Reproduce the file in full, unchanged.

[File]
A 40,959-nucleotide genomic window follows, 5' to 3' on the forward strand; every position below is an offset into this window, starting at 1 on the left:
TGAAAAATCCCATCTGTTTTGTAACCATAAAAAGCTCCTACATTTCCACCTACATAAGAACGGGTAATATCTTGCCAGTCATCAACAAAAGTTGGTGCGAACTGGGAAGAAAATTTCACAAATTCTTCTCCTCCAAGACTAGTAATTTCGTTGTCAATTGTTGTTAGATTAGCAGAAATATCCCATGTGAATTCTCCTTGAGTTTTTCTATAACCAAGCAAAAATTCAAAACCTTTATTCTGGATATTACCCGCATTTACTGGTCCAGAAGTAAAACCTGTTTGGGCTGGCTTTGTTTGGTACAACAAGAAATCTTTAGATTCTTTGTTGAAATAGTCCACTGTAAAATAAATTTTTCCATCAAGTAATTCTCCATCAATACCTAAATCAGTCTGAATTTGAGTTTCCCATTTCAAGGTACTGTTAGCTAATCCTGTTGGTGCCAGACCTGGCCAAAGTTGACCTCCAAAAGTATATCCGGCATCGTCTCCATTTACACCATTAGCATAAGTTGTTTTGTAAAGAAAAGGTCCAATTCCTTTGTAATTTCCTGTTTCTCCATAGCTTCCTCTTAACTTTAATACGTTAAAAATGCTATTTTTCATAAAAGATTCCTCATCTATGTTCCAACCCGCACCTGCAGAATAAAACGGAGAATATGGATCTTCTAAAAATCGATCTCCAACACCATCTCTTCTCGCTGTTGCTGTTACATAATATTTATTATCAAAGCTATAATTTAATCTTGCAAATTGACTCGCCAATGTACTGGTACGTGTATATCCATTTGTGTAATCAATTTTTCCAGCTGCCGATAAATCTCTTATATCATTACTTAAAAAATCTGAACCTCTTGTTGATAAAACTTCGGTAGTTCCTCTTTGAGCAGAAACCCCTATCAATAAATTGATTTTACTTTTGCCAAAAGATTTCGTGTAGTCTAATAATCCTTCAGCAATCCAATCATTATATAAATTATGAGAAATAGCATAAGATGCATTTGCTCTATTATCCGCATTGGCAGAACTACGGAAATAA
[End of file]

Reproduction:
A 40,959-nucleotide genomic window follows, 5' to 3' on the forward strand; every position below is an offset into this window, starting at 1 on the left:
TGAAAAATCCCATCTGTTTTGTAACCATAAAAAGCTCCTACATTTCCACCTACATAAGAACGGGTAATATCTTGCCAGTCATCAACAAAAGTTGGTGCGAACTGGGAAGAAAATTTCACAAATTCTTCTCCTCCAAGACTAGTAATTTCGTTGTCAATTGTTGTTAGATTAGCAGAAATATCCCATGTGAATTCTCCTTGAGTTTTTCTATAACCAAGCAAAAATTCAAAACCTTTATTCTGGATATTACCCGCATTTACTGGTCCAGAAGTAAAACCTGTTTGGGCTGGCTTTGTTTGGTACAACAAGAAATCTTTAGATTCTTTGTTGAAATAGTCCACTGTAAAATAAATTTTTCCATCAAGTAATTCTCCATCAATACCTAAATCAGTCTGAATTTGAGTTTCCCATTTCAAGGTACTGTTAGCTAATCCTGTTGGTGCCAGACCTGGCCAAAGTTGACCTCCAAAAGTATATCCGGCATCGTCTCCATTTACACCATTAGCATAAGTTGTTTTGTAAAGAAAAGGTCCAATTCCTTTGTAATTTCCTGTTTCTCCATAGCTTCCTCTTAACTTTAATACGTTAAAAATGCTATTTTTCATAAAAGATTCCTCATCTATGTTCCAACCCGCACCTGCAGAATAAAACGGAGAATATGGATCTTCTAAAAATCGATCTCCAACACCATCTCTTCTCGCTGTTGCTGTTACATAATATTTATTATCAAAGCTATAATTTAATCTTGCAAATTGACTCGCCAATGTACTGGTACGTGTATATCCATTTGTGTAATCAATTTTTCCAGCTGCCGATAAATCTCTTATATCATTACTTAAAAAATCTGAACCTCTTGTTGATAAAACTTCGGTAGTTCCTCTTTGAGCAGAAACCCCTATCAATAAATTGATTTTACTTTTGCCAAAAGATTTCGTGTAGTCTAATAATCCTTCAGCAATCCAATCATTATATAAATTATGAGAAATAGCATAAGATGCATTTGCTCTATTATCCGCATTGGCAGAACTACGGAAATAA